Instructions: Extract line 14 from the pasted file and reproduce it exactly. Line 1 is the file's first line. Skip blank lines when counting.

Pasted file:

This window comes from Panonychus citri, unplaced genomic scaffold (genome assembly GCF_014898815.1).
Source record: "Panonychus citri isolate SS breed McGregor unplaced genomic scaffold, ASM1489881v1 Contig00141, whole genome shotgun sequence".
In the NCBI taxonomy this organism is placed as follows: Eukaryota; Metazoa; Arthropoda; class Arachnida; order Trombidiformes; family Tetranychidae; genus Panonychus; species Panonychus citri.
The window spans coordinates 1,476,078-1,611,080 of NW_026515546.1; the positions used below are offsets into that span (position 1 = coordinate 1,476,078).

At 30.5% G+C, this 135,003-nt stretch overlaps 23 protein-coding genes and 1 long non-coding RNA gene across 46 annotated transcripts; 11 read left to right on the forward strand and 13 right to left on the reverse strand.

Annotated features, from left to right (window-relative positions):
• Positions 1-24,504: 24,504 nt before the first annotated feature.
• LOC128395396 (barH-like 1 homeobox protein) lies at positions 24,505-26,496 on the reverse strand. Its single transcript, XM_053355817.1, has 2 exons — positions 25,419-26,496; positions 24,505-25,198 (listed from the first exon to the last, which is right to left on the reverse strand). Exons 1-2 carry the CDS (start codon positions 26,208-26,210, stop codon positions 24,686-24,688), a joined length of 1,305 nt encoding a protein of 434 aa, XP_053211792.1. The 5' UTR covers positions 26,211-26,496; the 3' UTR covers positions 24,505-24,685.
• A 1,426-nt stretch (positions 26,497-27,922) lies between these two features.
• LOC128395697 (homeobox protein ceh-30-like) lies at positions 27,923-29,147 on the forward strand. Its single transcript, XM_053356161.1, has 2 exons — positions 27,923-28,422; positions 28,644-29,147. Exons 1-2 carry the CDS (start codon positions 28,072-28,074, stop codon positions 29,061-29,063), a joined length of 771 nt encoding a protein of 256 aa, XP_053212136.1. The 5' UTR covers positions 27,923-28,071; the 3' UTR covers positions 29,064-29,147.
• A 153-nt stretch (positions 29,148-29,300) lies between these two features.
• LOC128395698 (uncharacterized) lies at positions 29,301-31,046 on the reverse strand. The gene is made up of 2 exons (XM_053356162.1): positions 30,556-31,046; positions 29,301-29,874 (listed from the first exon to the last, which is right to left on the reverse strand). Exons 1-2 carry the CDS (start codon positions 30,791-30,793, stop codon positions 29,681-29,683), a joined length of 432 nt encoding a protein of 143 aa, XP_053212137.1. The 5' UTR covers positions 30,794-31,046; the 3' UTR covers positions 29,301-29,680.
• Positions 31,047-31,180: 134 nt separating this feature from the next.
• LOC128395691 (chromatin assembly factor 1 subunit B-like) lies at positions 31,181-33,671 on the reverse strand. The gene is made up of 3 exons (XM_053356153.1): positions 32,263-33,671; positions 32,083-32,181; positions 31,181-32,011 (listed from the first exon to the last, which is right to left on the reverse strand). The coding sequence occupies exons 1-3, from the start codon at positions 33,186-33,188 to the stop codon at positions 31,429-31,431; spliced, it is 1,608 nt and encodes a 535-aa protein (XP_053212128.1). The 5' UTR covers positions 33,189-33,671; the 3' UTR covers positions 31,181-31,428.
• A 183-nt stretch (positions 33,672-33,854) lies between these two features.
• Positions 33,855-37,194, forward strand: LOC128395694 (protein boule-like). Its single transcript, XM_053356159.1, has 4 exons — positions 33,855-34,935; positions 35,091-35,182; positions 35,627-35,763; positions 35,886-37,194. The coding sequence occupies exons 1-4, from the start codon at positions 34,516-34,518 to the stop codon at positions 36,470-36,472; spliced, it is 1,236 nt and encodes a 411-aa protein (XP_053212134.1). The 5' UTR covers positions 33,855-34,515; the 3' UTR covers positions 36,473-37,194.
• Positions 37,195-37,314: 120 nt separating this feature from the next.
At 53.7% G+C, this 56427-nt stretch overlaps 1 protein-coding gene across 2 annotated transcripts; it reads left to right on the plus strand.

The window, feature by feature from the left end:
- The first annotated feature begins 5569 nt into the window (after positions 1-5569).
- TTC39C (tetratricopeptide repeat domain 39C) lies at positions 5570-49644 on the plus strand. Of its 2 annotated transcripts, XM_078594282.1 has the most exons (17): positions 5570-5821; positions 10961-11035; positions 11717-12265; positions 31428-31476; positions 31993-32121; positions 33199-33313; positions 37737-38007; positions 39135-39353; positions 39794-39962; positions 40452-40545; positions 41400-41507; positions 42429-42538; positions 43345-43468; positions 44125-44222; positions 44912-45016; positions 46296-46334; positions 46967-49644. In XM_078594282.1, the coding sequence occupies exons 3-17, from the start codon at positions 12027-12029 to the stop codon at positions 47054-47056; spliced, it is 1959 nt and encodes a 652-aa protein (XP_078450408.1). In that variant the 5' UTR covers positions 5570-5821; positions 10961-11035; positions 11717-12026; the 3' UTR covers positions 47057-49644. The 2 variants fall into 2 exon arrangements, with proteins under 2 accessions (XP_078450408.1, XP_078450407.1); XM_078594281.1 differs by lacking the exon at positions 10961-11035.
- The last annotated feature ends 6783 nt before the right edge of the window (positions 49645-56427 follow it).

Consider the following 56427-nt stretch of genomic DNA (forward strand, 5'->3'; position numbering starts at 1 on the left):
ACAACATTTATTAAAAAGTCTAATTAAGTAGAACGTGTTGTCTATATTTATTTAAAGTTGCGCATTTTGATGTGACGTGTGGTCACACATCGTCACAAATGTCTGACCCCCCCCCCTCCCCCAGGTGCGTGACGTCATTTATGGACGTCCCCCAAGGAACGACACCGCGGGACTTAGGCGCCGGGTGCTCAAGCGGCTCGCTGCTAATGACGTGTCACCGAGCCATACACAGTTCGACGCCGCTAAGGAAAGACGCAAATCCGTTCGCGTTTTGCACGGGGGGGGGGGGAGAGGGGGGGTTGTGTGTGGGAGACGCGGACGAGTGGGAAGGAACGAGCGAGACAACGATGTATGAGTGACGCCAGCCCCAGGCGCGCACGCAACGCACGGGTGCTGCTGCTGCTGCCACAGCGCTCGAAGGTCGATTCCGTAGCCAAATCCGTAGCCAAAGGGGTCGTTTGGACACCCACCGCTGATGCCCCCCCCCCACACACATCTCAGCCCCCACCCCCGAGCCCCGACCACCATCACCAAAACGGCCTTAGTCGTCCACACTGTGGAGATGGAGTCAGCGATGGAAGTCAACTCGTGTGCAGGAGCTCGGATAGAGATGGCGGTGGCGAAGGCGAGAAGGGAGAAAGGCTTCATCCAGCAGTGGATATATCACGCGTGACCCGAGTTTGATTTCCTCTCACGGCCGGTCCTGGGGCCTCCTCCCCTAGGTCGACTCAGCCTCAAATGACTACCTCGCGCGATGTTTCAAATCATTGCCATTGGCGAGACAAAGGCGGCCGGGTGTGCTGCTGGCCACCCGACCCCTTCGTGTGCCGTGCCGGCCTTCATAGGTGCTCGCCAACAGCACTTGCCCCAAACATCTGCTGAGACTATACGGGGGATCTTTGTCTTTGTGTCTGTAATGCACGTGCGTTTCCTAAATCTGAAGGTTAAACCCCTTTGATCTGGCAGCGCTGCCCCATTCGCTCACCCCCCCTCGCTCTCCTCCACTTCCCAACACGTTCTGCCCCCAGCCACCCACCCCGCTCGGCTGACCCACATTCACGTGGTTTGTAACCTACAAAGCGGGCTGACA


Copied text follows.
• LOC128395691 (chromatin assembly factor 1 subunit B-like) lies at positions 31,181-33,671 on the reverse strand. The gene is made up of 3 exons (XM_053356153.1): positions 32,263-33,671; positions 32,083-32,181; positions 31,181-32,011 (listed from the first exon to the last, which is right to left on the reverse strand). The coding sequence occupies exons 1-3, from the start codon at positions 33,186-33,188 to the stop codon at positions 31,429-31,431; spliced, it is 1,608 nt and encodes a 535-aa protein (XP_053212128.1). The 5' UTR covers positions 33,189-33,671; the 3' UTR covers positions 31,181-31,428.